Leaving a Mark

In a Northridge Elementary School resource room, Mark Jefka looked at the final position of the plastic chess pieces. Smiled. And offered our usual closing invocation.

“Well,” he said to me, “you win some, you lose some and some you get rained out of. But you gotta dress for every game.”

You do lose some. And now we’ve lost one of the best.

When I learned that Mr. Jefka died on Jan. 30, it hit like a shot to the childhood. So much of my mind bears his touch on it, the fingerprints of a caring, patient man.

Patient men don’t often leave glamorous obituaries behind. No matter. The love they leave behind surpasses any marquee, planting the seeds of changed lives and a better world.

Especially when they meet those lives young.

My classmates at Northridge sometimes asked what I did when I left class to spend time with Mr. Jefka. “Play games,” I told them and indeed we did. But it went deeper than that.

You see, Mr. Jefka was trained in special ed, working with students who needed some extra attention. And in grade school, that definitely included me. My childhood epilepsy had come with some other neurological issues that required me to work on very basic skills, such as spatial awareness, balance and coordination.

I received help with this outside of school, of course (and one helper who did so much remains a very dear friend today). But inside the Northridge resource room, it was me and Mr. Jefka. And often a game as well. Each one with a different lesson hidden inside it.

When we dealt the cards for Concentration, the prize was greater memory and attention.

When we set up the board for chess or checkers, we were building an ability to focus, study a situation and anticipate consequences.

A slightly noisier game called Bombs Away – one that involved looking through a sight to try to drop plastic skydivers into targets on a moving board – sharpened reflexes and worked on my sense of timing.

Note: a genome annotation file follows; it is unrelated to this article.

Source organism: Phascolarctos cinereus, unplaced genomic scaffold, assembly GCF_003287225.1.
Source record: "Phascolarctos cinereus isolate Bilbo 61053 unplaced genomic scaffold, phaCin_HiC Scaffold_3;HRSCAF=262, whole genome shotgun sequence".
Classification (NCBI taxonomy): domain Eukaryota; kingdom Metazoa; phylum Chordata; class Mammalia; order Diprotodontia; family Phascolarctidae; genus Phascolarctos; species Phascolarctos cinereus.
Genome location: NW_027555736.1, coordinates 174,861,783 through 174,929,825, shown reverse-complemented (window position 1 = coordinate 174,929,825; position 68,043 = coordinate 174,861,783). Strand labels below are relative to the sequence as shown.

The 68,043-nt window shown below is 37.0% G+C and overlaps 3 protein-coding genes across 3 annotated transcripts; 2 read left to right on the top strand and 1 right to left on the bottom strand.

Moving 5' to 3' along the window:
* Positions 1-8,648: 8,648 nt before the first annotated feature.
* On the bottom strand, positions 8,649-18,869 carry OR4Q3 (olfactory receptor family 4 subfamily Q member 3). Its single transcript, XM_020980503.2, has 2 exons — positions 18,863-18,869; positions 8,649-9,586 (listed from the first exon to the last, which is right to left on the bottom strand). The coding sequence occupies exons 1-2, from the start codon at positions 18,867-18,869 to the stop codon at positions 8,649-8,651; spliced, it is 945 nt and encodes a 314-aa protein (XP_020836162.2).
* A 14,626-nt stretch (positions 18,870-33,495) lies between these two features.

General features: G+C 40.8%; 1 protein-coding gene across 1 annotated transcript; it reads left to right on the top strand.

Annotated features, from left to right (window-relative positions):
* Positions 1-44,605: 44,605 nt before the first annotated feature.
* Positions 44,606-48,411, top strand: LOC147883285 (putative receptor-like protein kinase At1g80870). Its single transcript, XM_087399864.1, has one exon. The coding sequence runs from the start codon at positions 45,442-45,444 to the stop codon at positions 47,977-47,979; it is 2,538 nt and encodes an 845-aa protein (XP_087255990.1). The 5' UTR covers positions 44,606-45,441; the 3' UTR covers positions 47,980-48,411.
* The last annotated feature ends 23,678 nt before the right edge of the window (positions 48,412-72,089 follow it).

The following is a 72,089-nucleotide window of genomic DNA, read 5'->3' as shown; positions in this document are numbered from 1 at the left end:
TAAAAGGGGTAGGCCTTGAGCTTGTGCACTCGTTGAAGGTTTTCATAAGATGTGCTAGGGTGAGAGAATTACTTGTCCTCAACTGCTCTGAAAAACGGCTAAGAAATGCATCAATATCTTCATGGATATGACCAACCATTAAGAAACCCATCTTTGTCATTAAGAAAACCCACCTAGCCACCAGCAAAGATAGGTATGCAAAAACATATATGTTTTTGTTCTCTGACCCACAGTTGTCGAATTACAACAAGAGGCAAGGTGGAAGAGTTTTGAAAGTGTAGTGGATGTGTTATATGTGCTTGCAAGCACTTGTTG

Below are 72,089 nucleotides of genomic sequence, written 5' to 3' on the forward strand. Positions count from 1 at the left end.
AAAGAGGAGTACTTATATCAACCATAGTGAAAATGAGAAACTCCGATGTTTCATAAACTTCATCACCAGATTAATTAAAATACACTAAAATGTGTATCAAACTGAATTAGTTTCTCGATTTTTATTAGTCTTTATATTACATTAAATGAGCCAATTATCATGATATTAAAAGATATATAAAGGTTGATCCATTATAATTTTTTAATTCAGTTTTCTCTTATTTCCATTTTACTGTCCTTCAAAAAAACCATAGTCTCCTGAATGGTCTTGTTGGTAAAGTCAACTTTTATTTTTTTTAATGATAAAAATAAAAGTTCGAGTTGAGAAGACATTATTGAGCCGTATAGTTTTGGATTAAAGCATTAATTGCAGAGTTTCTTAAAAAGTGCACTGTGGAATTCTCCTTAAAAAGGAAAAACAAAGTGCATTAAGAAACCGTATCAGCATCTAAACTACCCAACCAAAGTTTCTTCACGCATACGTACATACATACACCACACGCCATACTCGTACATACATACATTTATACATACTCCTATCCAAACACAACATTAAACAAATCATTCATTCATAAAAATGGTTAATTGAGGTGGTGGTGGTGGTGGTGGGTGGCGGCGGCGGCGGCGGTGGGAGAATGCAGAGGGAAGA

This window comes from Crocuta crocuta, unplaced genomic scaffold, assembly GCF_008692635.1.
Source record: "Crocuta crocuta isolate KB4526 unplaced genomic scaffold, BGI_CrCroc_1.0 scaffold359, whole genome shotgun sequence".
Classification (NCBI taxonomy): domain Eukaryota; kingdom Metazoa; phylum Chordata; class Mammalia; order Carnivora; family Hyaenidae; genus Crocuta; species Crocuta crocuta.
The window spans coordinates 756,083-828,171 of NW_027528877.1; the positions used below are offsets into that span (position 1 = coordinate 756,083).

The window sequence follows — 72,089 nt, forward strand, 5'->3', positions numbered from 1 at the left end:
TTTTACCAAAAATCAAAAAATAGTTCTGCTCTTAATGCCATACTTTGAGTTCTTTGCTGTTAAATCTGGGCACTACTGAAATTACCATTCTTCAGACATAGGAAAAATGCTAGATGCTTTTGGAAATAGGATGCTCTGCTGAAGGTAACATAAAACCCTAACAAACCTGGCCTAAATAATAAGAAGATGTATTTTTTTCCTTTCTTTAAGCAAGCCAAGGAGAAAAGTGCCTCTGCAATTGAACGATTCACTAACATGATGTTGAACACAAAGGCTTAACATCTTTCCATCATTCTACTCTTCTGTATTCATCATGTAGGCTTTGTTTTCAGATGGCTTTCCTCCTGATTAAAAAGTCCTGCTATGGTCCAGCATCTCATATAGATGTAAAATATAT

Yes, there were tests and other standard measures to see what kind of progress I was making. There always are. But it’s the games I remember best.

No, that’s not quite right. It’s the man behind the games I remember. Always calm. Always pleased with me, win or lose. And ever ready to show me how to take either result with a smile. (And sometimes a gentle chorus of “The party’s over …”)

If I’m ever half as patient with others as Mark Jefka was with me, then I’ll know I’ve done well. Even now, I wonder who I may have touched in return and how Mr. Jefka’s gift is being carried on.

We don’t often get to know. We’re shaped by so many people and we shape so many, but we don’t always get to see the later chapters of the story. We just have to keep reaching out in love and kindness, trusting that something we’ve planted is flowering somewhere, that the light from our candle may be kindling others.

Sometimes we learn, if we’re lucky. But whether we hear the stories or not, we have to keep writing them.

Because it’s not about fame or renown. It’s about that moment when a life is touched for the better. So many lives, so many places.

Thank you, Mr. Jefka. Thank you more than I can say.

You may have left these games behind. But I’ll always be grateful to carry your Mark.